Secondly, NATO should expel Turkey as the latter’s authoritarianism flies in the face of NATO values. The second sentence of NATO's founding charter states that the organization was “founded on the principles of democracy.” Granted, Greece, Spain and Portugal were dictatorships early in their NATO tenure. But now they are free countries.  Turkey, on the other hand, is a nominal democracy that is well on its way to becoming even less democratic. Given that Erdogan once likened democracy to a train that you get off of once you reach your destination, this is not surprising. Freedom House ranks Turkey as “Not Free,” and it is the only NATO country in this category. With an aggregate score of only 31/100, with 100 being the most free, Turkey is tied with Angola, Zimbabwe, and Nagorno-Karabakh (an ethnic Armenian breakaway region of Azerbaijan). Turkey scored a meager 15/40 on political rights and 16/60 on civil liberties.  Turkey’s current Freedom House score of 31/100 continues a downward trajectory from 32/100 in 2018, 38/100 in 2017, and 53/100 in 2016. Turkey has had military coups in 1960, 1971, 1980, 1997, and most recently 2016, where Erdogan initiated a purge of 130,000 public officials, of which over 50,000 were arrested. Also lacking in Turkey are the Western values of freedom of the press, freedom of speech, and freedom of religion

Not only does Turkey have problematic partnerships and values that undermine NATO, but it uses extortion to hold the West (of which Turkey claims to be a member through its NATO membership) hostage. Turkey threatens Europe with sending 3.6 million Syrian refugees to the continent if Europe condemns Turkey’s presence in Syria as an occupation. Turkey threatens the West more broadly with closing its two military bases in response to the U.S. Senate officially recognizing the Armenian Genocide. Maybe it is time for the West to issue a credible threat of its own: expulsion from NATO.

In response to the U.S. Senate recognizing the Armenian Genocide, Turkey’s President Recep Tayyip Erdogan has threatened to close two military bases (one American and one NATO) on its soil. This led U.S. Defense Secretary Mark Esper to openly question Turkey’s commitment to NATO. Two days later, The Telegraph broke a story that Hamas uses Turkey’s territory to plot attacks on Israel, which included plans to assassinate the then-mayor of Jerusalem and the chief of police, as well as a well-known advocate of Jews’ rights to pray on the Temple Mount. These two developments are part of a larger pattern of behavior where Turkey consistently acts against the strategic interest of NATO. Given this behavior, NATO should expel Turkey from its membership, as Senator Lindsay Graham and France’s EU-affairs minister recently suggested.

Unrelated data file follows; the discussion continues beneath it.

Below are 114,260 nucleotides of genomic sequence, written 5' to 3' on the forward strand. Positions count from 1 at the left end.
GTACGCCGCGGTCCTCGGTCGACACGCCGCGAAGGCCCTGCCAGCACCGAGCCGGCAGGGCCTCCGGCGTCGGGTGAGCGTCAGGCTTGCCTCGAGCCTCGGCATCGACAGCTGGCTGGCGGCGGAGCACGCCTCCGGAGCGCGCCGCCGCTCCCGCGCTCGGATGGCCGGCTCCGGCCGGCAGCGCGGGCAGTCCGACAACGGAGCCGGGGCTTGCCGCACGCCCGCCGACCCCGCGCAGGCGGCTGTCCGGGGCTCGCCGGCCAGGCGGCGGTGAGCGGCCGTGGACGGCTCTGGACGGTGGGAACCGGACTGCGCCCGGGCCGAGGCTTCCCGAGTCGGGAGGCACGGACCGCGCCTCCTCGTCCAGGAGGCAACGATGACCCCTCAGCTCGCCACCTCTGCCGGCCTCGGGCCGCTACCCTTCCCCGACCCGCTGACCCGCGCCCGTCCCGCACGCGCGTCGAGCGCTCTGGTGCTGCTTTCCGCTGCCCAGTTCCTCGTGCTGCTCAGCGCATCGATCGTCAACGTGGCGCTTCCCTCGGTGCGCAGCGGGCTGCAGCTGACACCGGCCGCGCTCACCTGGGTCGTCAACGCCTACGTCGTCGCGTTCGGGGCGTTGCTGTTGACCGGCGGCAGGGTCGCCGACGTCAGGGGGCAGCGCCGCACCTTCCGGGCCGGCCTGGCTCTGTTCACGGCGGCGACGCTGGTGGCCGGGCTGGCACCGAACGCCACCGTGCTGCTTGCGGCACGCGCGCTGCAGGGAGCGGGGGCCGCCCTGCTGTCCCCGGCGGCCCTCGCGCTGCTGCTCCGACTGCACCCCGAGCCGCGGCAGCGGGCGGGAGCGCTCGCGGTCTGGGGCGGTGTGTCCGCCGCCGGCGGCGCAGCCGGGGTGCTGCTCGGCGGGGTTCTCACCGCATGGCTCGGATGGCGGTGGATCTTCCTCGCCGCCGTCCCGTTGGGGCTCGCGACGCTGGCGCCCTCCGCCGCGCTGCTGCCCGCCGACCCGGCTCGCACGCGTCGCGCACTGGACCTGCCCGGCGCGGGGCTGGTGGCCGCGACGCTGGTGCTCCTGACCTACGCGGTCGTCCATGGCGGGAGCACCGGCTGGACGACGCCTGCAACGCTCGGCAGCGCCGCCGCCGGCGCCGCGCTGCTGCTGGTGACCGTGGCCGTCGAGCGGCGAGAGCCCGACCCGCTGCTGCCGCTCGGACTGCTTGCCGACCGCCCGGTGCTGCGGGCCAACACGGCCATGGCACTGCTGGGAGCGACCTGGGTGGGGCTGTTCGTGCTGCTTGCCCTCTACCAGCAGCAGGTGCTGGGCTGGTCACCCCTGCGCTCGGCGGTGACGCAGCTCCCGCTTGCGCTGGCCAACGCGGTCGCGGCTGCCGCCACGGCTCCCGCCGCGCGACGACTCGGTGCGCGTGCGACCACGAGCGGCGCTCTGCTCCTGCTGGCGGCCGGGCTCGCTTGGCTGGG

First, NATO should expel Turkey because the latter’s strategic partnerships directly oppose the security of NATO and its allies. Turkey’s problematic partnerships and actions include:

  • Purchasing military hardware from Russia that directly threatens the Western alliance. Turkey has purchased S-400 missile batteries from Russia, which threaten the United States' F-35 fighter jets, are not compatible with NATO’s defenses, and brings with it Russian technicians that could compromise the F-35s. The United States has phased out sales to Turkey of the F-35 as a result.
  • Undermining the West’s war against the Islamic State by supporting the caliphate. Turkey seems to be playing both arsonist and firefighter when it comes to the Islamic State, but what is publicly known about its tacit support of the Islamic State is troubling. Turkish officials, including Erdogan’s son-in-law, purchased oil from the Islamic State through “front companies.” Turkey allowed 30,000 foreign fighters to pass through its territory into Syria via the “jihadi highway” from 2013 through 2015. Turkey allowed Islamic State fighters to travel to Turkey and be treated for their injuries in Turkish hospitals, free of charge. Such beneficiaries included the late leader of the Islamic State, Abu Bakr al-Baghdadi. Even more suspicious was the fact that al-Baghdadi was killed in Idlib in Northwest Syria, less than four miles from Turkey and which is controlled by Turkish proxies.  “Like Osama bin Laden, who took refuge in Abbottabad, Pakistan, in the mid-2000s, Baghdadi was living under the nose of his ostensible enemies,” wrote one reporter.